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Rod Smith
 

States Fight for Gaming Dollars

25 March 2004

LAS VEGAS -- Local fiscal concerns are touching off another war between the states for gaming revenues, just when it seemed as if the economic recovery might lead the industry into a period of consolidation rather than more proliferation.

Deutsche Bank analyst Marc Falcone said the new wave of proliferation is likely to prove to be another big boost for slot makers in Nevada, especially Reno-based International Game Technology, Alliance Gaming and WMS Industries.

According to Deutsche Bank, jurisdictions seriously considering expanded gambling include Arkansas, California, Delaware, Florida, Illinois, Kansas, Kentucky, Maine, Maryland, Massachusetts, Minnesota, Nebraska, New Jersey, Pennsylvania, Ohio, Oklahoma, Rhode Island, Washington, Macau and the United Kingdom.

UBS Warburg analyst Robin Farley said expansion clearly is in the cards because of tight state budgets. He predicts prospects, especially for added slots, are best in California, with the expansion of tribal gaming; in Oklahoma, with improved prospects for legalizing racinos; and in Pennsylvania, where casinos and racinos are on the table.

If all the pending proposals in all the jurisdictions were enacted, they would generate sales contracts for an added 200,000 to 315,000 slot machines, Deutsche Bank estimated.

Falcone said 31 states are projecting budget deficits in 2005, up from 18 reporting deficits for 2004.

In addition, he said the improved situation for this year has depended on states raiding rainy day funds and pushing through one-time revenue measures that won't be available in 2005.

"Overall, we believe the deficit situation improved for 2004, but 2005 is shaping up to be more like 2003, with more states projecting deficits and the need for additional revenue sources," Falcone said.

The need for more states to find added revenues will likely lead politicians to consider gaming expansion.

"States will continue to look at gaming as a viable alternative to generate additional tax dollars, and we think it is likely that at least one state per year over the next several years will legalize (casino) gaming," Falcone said.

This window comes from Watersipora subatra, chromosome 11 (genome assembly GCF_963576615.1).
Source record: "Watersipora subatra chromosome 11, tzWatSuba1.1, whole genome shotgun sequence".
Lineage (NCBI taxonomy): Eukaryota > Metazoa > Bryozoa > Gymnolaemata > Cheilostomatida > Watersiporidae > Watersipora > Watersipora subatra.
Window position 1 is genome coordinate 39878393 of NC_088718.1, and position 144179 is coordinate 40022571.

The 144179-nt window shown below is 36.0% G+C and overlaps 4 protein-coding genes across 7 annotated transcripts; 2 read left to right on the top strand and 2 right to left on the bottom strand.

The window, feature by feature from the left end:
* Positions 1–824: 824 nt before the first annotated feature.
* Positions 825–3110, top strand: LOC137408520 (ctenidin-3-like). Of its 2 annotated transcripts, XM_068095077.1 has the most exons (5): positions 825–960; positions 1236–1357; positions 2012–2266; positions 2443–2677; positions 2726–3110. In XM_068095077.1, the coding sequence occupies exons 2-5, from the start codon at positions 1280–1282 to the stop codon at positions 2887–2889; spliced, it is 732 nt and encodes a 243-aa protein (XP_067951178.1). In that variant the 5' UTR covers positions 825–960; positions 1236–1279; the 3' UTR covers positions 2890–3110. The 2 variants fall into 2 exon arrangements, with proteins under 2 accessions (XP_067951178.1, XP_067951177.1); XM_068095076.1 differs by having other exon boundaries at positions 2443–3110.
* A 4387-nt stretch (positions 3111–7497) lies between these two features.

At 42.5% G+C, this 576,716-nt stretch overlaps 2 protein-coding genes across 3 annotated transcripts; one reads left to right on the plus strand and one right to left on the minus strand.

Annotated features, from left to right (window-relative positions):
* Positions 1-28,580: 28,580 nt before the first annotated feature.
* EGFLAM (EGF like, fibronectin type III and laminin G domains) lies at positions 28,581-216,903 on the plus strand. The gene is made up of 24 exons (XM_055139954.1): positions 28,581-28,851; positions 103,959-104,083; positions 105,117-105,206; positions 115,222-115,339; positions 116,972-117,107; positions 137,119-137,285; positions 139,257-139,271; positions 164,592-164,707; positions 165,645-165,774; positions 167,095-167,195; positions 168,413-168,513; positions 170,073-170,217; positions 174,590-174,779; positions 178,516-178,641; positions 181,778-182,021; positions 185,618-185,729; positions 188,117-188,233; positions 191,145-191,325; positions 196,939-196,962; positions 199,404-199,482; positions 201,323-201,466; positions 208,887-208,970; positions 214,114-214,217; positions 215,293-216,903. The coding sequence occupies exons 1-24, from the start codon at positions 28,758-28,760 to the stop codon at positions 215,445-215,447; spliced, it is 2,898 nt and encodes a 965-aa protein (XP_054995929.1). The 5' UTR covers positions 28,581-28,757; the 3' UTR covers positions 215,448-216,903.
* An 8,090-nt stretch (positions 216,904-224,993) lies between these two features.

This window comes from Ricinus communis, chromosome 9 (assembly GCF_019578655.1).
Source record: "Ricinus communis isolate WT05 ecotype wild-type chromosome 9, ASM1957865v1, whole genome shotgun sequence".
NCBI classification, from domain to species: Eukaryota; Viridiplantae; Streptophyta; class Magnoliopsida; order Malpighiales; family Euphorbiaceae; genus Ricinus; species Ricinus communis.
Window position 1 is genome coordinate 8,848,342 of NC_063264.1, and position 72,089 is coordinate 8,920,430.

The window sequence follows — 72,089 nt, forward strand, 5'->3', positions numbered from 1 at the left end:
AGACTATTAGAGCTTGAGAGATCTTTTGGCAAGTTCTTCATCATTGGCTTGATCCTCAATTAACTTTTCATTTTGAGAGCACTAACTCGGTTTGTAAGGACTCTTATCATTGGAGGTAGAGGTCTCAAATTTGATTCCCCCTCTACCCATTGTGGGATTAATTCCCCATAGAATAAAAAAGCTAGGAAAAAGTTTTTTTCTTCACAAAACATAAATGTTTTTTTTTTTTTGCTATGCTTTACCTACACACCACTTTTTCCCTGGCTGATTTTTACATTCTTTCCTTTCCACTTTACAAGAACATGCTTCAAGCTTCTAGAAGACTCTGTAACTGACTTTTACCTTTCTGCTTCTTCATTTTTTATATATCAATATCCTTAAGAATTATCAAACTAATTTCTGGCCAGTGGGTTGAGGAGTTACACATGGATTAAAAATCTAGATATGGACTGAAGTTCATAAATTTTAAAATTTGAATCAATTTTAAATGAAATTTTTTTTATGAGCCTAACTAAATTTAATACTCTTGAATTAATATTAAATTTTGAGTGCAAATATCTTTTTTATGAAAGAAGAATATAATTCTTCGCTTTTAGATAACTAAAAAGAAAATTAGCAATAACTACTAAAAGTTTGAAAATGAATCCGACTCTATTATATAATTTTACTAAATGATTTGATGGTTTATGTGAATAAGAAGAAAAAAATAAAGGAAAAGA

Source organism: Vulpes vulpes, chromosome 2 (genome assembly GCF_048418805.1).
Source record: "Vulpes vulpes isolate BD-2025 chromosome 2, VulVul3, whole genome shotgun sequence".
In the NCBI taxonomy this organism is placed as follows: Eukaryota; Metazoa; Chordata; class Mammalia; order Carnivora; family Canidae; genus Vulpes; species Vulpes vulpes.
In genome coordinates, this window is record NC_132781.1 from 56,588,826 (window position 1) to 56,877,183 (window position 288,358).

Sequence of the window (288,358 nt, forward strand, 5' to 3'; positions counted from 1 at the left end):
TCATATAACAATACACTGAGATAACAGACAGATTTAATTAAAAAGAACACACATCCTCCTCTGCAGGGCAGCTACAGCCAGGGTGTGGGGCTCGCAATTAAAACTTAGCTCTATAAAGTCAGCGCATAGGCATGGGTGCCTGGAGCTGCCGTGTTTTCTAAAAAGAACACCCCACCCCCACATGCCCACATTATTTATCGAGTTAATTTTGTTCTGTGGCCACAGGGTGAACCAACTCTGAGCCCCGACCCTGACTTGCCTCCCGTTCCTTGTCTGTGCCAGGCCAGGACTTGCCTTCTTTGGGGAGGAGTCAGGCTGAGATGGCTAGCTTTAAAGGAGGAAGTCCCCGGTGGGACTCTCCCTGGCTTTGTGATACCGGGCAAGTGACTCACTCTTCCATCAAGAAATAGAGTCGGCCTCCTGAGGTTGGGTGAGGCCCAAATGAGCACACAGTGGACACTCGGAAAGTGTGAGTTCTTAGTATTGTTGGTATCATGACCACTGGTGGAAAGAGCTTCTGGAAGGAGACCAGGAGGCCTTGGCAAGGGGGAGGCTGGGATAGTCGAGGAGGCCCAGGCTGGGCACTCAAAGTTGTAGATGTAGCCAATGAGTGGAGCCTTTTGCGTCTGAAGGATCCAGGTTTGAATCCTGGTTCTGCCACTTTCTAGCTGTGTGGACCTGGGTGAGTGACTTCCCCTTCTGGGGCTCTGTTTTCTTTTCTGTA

However, the leading national opponent to expanded gambling said the prospects for proliferation are just a lot of sound and fury signifying little more than a call for campaign contributions.

Gambling foe Tom Grey, executive director of the National Coalition Against Legalized Gambling, said expansion is becoming more costly for the casino companies.

"Now, we're back at the same poker table, but it's going to cost them more than last year," he said. "The polls are against them and people think they're undertaxed. And now they can't threaten they'll pull out because they've stayed in Illinois where the (average) tax rate is 38 percent and they're bidding more than $500 million for a license to open (a 10th) casino."

Isle of Capri last week won a bidding war against Midwest Gaming and Harrah's Entertainment with a $518 million offer for Illinois' 10th gaming license.

Grey said all the promises in local political campaigns across the country to pay down deficits with expanded gaming are nothing more than a legislative election promise to look at adding jurisdictions next year if gaming companies ante up this year.

University of Nevada, Las Vegas professor Hal Rothman warned that few jurisdictions have legalized gambling in recent years despite state and local budget problems.

"The only thing that makes it more likely now is the decreasing number of taxable citizens as the population ages and the growing anti-tax backlash (against increased local taxes)," he said.

"Most states and counties have cut to the core everything but essential services. Gaming, at least initially, creates a solution, even though the costs will flow (later)," Rothman said.

On the other side of the coin, Rothman said as the United States becomes a more mature society, retirees who live longer and have tremendous amounts of money to spend create an inviting target for gaming companies favoring expansion.

University of Nevada, Las Vegas professor and casino industry expert Bill Thompson said that in the long run expansion into added jurisdictions might not be good for the industry.

Gaming executives "need a strategy of where expansion makes sense. What they have been doing is building an automatic backlash that adds the growing tendency across the country to raise added revenues simply by soaking the industry with higher tax rates," he said.